Military Sealift Command Public Affairs
For more information, contact:
Laura Seal (202) 685-5055
July 2, 2009
Civil Service Mariners Aboard USNS Richard E. Byrd Critical to Navy Ethos, Success
U.S. Navy press release by Mass Communication Specialist 2nd Class (SW/AW) Joshua Valcarcel, Pacific Partnership Public Affairs
USNS RICHARD E. BYRD, July 2 -- Civil service mariners (CIVMARS) aboard Military Sealift Command (MSC) dry cargo/ammunition ship USNS Richard E. Byrd (T-AKE 4) embody the Navy Ethos and are making significant contributions to Pacific Partnership 2009.
CIVMARs are federal government employees who work and sail for MSC on U.S. government-owned ships.
Andrew Strosahl is a CIVMAR with the rank of second mate aboard Richard E. Byrd, taking part in Pacific Partnership 2009.
While others his age are just starting out in their careers, Strosahl, 25, is already well established in his field and in his role as the cargo mate on Richard E. Byrd. He happens to be one of the ship's more senior officers despite being one of the ship's youngest crew members.
"I'm learning every day, and I'll continue to learn, so I think so long as I respect other people, they tend to respect me," said Strosahl.
MSC ships support the Navy's combatant fleet by providing fuel, food, ordnance, parts and various other materials to ships at sea via underway replenishment. When the need arises, this web of underway replenishment allows the U.S. Navy to keep its vessels forward deployed for extended periods of time.
It's not uncommon for CIVMARs to deploy together for many years, and Strosahl's position as cargo mate is uncommon in that he holds an increased amount of authority and responsibility among peers who have far exceeded his time and experience at sea.
"I just try to learn from the more experienced people on board -- the unlicensed guys that have done this for a lot of years," said Strosahl. "They're the ones that I know I need to learn the most from because they're the ones with the most knowledge."
His responsibilities on board have only increased since Richard E. Byrd assumed role as the primary platform for the U.S. Navy's Pacific Partnership 2009.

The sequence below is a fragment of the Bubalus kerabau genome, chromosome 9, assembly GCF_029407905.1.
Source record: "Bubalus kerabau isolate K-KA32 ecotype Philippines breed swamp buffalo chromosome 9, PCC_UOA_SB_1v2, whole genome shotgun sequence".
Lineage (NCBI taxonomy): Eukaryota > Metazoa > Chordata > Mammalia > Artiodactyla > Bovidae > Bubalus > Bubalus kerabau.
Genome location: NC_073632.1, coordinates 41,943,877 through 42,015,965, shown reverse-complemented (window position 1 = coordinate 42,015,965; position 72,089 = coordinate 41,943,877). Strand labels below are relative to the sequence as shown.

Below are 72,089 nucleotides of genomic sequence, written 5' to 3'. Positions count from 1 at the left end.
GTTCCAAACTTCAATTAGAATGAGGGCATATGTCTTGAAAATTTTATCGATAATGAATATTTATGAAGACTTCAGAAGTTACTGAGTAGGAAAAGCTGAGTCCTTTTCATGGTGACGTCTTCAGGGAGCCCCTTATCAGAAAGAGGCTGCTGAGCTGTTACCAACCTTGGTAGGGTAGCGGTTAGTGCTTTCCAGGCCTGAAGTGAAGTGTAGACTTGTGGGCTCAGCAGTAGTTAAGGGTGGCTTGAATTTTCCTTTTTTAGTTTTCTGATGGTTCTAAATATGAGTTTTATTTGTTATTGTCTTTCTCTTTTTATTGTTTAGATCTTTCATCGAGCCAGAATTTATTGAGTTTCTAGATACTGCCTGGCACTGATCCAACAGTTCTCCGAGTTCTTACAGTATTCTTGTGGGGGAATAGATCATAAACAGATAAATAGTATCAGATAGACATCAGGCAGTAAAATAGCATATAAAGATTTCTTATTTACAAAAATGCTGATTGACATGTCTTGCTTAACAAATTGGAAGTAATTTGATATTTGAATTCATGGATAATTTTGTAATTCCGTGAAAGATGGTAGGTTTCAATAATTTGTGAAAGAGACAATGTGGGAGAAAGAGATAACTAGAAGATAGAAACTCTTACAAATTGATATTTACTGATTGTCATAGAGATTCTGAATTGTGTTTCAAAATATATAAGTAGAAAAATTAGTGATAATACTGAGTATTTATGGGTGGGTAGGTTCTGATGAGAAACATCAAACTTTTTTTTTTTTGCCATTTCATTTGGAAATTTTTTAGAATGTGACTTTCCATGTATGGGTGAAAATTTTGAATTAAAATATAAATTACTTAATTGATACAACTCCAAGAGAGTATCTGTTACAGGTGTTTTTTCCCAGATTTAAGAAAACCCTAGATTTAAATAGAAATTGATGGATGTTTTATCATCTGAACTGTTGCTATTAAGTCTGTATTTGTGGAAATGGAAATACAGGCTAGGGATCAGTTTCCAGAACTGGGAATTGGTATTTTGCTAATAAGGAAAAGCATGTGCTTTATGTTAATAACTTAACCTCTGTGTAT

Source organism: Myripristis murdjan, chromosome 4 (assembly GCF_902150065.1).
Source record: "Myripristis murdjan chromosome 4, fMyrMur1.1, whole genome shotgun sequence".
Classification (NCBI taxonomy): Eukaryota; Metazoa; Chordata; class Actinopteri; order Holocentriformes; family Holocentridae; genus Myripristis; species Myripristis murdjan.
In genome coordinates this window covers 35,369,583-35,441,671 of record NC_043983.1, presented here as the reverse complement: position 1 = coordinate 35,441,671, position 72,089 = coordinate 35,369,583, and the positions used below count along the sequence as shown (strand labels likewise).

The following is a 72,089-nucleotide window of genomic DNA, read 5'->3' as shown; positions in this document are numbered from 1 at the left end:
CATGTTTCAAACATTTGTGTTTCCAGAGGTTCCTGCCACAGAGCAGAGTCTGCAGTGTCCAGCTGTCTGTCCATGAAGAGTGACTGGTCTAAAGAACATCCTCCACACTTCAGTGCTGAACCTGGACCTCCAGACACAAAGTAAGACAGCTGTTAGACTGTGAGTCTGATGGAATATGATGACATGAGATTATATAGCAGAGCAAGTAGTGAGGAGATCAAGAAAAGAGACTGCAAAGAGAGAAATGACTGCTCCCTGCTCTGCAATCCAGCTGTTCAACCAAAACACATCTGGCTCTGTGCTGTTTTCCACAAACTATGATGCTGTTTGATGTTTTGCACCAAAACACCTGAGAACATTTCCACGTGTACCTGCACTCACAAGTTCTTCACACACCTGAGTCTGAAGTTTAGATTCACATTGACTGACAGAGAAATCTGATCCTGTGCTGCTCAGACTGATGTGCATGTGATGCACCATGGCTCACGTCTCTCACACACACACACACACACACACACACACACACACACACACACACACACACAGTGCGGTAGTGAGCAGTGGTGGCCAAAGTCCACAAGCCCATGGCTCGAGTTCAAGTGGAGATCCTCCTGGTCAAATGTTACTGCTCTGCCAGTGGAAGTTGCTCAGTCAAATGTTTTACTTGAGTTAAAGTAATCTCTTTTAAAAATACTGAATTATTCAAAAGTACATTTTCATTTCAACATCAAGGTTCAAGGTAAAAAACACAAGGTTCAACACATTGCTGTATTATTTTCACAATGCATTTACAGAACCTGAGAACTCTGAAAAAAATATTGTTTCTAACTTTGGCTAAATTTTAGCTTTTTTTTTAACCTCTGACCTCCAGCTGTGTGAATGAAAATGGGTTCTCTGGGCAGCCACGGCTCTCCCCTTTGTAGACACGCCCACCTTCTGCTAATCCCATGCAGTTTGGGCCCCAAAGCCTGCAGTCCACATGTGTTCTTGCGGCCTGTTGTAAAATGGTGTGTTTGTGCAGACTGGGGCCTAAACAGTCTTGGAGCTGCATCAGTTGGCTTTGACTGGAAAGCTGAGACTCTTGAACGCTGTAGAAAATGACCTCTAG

Pacific Partnership is an annual humanitarian and civic assistance mission conducted by, with and through partner nations, non-governmental organizations and other U.S. and international government agencies to execute a variety of humanitarian civic action missions in the Pacific Fleet Area of Responsibly.
"As an integral member of the Pacific Partnership team, we're pleased to be deploying with USNS Richard E. Byrd," said Capt. Andrew Cully, mission commander for Pacific Partnership 2009. "They are the most professional mariners in the world."
As the enabling vessel, Richard E. Byrd will carry humanitarian civic assistance equipment and supplies and a multi-specialized team of preventive medicine personnel, veterinarians, a medical and dental team and multi-skilled engineering personnel to Kiribati, the Republic of the Marshall Islands, Solomon Islands, Samoa and Tonga.
"We're the life support of the Pacific Partnership mission," said Military Sealift Command Capt. Robert Jaeger, ship's master. "We provide the cargo crane to support the mission's various types of support cargo: medical, dental, engineering type parts and materials as well as provide the housing for mission support personnel."
This temporary change in the ship's mission has put an incredible amount of responsibility on Strosahl, now charged with organizing and managing all of the ship's cargo and gear movement in a completely different way than what he's used to, but he remains flexible.
CIVMARs usually rotate four months at sea followed by one month at home. It's quite possible that out of a 20-year career as a CIVMAR, 16 of those years would have been spent on board a ship at sea. For Strosahl and the rest of the CIVMARs on board, Richard E. Byrd is home, or at least some aspect of it.
"I definitely have a certain affinity for the ship; I've had my same room for almost two years," said Strosahl. "I've lived more on the ship than I have in my house in [Dover,] New Hampshire, so it's definitely an extension of home.
"I'm proud of what I do. There's a certain sense of patriotism. I'm not just serving the armed forces in this role, but I'm supporting America."
For more news from Pacific Partnership, visit www.navy.mil/local/pacificpartnership/.
Return to 2009 Press Release archive...